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Climate Response Uncertainty and the Unexpected Benefits of Greenhouse Gas Emissions Reductions

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Author Info

  • Adam Daigneault
  • Steve Newbold

Abstract

Some recent research suggests that uncertainty about the response of the climate system to atmospheric greenhouse gas (GHG) concentrations can have a disproportionately large influence on benefits estimates for climate change policies, potentially even dominating the effect of the discount rate. In this paper we conduct a series of numerical simulation experiments to investigate the quantitative significance of climate response uncertainty for economic assessments of climate change. First we characterize climate uncertainty by constructing two probability density functions—a Bayesian model-averaged and a Bayesian updated version—based on a combination of uncertainty ranges for climate sensitivity reported in the scientific literature. Next we estimate the willingness to pay of a representative agent for a range of emissions reduction policies using two simplified economic models. Our results illustrate the potential for large risk premiums in benefits estimates as suggested by the recent theoretical work on climate response uncertainty, and they show that the size and even the sign of the risk premium may depend crucially on how the posterior distribution describing the overall climate sensitivity uncertainty is constructed and on the specific shape of the damage function.- Submitted July, 2008; Resubmitted March, 2009

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File URL: http://yosemite.epa.gov/ee/epa/eed.nsf/WPNumber/2008-06/$File/2008-06.PDF
File Function: First version, 2009
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Bibliographic Info

Paper provided by National Center for Environmental Economics, U.S. Environmental Protection Agency in its series NCEE Working Paper Series with number 200806.

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Length: 49 pages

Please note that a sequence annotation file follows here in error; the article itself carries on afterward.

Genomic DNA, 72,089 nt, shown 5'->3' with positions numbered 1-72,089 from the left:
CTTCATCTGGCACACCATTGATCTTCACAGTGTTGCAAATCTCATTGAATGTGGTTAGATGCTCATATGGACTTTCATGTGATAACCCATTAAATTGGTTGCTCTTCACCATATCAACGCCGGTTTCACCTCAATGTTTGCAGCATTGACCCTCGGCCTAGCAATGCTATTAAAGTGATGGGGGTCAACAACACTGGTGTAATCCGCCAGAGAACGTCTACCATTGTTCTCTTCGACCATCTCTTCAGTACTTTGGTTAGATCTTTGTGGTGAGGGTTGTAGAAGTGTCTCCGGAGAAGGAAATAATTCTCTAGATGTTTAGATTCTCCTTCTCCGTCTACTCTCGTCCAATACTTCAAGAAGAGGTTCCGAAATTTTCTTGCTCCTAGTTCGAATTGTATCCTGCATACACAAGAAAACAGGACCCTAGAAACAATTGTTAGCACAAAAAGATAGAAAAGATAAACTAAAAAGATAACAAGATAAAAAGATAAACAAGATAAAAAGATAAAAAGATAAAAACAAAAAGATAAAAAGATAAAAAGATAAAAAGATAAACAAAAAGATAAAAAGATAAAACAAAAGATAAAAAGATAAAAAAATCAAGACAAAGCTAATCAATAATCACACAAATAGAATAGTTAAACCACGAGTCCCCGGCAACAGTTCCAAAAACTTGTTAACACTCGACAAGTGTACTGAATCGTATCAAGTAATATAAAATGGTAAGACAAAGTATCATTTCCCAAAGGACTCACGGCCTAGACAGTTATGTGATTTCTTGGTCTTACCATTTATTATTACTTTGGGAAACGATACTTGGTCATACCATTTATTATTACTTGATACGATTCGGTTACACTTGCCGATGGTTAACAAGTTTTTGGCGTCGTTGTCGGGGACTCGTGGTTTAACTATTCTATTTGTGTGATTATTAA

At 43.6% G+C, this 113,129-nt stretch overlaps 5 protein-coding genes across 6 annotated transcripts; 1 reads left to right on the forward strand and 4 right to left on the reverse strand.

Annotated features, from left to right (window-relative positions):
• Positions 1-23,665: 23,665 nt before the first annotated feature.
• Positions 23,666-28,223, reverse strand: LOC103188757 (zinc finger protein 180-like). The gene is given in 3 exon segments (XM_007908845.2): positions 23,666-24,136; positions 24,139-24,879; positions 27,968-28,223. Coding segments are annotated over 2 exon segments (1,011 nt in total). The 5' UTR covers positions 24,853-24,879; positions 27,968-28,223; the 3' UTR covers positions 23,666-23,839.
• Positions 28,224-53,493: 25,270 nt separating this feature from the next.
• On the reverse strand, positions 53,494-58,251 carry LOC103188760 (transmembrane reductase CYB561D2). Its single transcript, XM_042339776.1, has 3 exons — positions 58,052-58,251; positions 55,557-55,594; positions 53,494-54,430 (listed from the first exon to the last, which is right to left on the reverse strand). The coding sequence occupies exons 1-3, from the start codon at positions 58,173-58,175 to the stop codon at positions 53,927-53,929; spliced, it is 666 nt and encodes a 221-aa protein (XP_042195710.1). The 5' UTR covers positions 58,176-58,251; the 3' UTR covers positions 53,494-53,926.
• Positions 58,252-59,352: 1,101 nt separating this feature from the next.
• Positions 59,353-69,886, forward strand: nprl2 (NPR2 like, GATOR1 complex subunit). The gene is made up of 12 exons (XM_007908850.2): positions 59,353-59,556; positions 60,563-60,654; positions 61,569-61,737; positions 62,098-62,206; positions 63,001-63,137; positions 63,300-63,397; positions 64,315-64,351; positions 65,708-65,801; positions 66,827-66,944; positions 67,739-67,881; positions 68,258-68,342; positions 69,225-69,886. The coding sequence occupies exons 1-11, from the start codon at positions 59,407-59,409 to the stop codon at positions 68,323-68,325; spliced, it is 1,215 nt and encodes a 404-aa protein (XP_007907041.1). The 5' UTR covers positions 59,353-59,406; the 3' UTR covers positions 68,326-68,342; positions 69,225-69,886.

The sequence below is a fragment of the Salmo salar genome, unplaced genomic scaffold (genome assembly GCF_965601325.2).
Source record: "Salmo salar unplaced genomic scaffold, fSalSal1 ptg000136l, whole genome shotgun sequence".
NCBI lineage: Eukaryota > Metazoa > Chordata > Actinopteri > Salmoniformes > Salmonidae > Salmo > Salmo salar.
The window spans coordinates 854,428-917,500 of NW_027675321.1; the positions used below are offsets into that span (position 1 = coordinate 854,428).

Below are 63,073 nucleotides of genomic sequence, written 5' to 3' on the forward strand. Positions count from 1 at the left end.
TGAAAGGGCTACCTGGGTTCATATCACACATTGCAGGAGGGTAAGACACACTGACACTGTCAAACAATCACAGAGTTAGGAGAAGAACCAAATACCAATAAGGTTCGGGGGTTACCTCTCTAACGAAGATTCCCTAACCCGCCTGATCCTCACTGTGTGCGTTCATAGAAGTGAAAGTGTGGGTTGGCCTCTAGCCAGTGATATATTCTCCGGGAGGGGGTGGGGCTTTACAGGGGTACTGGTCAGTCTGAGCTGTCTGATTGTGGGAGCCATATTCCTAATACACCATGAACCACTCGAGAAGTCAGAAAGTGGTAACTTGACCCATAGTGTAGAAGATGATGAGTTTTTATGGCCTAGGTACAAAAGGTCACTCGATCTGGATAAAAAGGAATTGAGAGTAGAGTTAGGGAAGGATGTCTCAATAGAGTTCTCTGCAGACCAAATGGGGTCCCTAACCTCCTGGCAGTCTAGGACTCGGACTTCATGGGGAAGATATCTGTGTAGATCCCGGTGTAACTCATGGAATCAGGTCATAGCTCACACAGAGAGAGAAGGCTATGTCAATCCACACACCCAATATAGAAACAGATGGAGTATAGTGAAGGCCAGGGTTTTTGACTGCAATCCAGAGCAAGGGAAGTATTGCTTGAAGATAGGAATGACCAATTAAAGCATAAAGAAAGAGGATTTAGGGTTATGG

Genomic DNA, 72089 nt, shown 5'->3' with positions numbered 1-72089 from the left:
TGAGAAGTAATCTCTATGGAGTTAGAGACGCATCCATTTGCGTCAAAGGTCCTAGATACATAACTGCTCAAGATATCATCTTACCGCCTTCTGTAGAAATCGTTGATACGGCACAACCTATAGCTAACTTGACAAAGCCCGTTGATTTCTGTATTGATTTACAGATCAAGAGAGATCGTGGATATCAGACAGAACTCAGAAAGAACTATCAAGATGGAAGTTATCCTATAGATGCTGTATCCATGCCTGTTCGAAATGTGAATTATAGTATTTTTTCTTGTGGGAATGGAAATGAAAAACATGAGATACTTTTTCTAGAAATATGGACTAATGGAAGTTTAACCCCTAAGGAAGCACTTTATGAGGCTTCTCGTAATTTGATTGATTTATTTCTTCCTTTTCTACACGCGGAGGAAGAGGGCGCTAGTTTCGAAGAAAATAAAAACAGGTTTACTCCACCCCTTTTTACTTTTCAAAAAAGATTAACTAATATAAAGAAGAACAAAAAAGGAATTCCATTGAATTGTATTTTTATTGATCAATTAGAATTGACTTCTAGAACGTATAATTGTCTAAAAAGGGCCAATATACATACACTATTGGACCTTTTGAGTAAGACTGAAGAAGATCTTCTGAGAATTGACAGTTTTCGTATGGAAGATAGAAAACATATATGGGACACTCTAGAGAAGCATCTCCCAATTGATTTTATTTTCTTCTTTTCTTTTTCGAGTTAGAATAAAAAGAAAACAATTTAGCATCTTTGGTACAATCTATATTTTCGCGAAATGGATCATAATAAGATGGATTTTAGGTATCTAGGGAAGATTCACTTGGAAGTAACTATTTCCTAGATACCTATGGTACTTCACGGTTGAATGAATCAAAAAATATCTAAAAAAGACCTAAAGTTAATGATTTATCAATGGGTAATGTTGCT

Date of creation: Mar 2009
Date of revision: Mar 2009
Handle: RePEc:nev:wpaper:wp200806

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Related research

Keywords: climate change; climate sensitivity; uncertainty; catastrophe;

References

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  1. Kolstad, Charles D., 1996. "Learning and Stock Effects in Environmental Regulation: The Case of Greenhouse Gas Emissions," Journal of Environmental Economics and Management, Elsevier, vol. 31(1), pages 1-18, July.
  2. Keller, Klaus & Bolker, Benjamin M. & Bradford, D.F.David F., 2004. "Uncertain climate thresholds and optimal economic growth," Journal of Environmental Economics and Management, Elsevier, vol. 48(1), pages 723-741, July.
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Citations

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Cited by:
  1. Robert S. Pindyck, 2010. "Fat Tails, Thin Tails, and Climate Change Policy," NBER Working Papers 16353, National Bureau of Economic Research, Inc.
  2. Ackerman, Frank & Stanton, Elizabeth A. & Bueno, Ramón, 2010. "Fat tails, exponents, extreme uncertainty: Simulating catastrophe in DICE," Ecological Economics, Elsevier, vol. 69(8), pages 1657-1665, June.
  3. Gerst, Michael D. & Howarth, Richard B. & Borsuk, Mark E., 2010. "Accounting for the risk of extreme outcomes in an integrated assessment of climate change," Energy Policy, Elsevier, vol. 38(8), pages 4540-4548, August.
  4. Joseph E. Aldy & Alan J. Krupnick & Richard G. Newell & Ian W.H. Parry & William A. Pizer, 2009. "Designing Climate Mitigation Policy," NBER Working Papers 15022, National Bureau of Economic Research, Inc.
  5. Kousky, Carolyn & Kopp, Robert E. & Cooke, Roger, 2011. "Risk premia and the social cost of carbon: A review," Economics Discussion Papers 2011-19, Kiel Institute for the World Economy.
  6. Pindyck, Robert S., 2012. "Uncertain outcomes and climate change policy," Journal of Environmental Economics and Management, Elsevier, vol. 63(3), pages 289-303.

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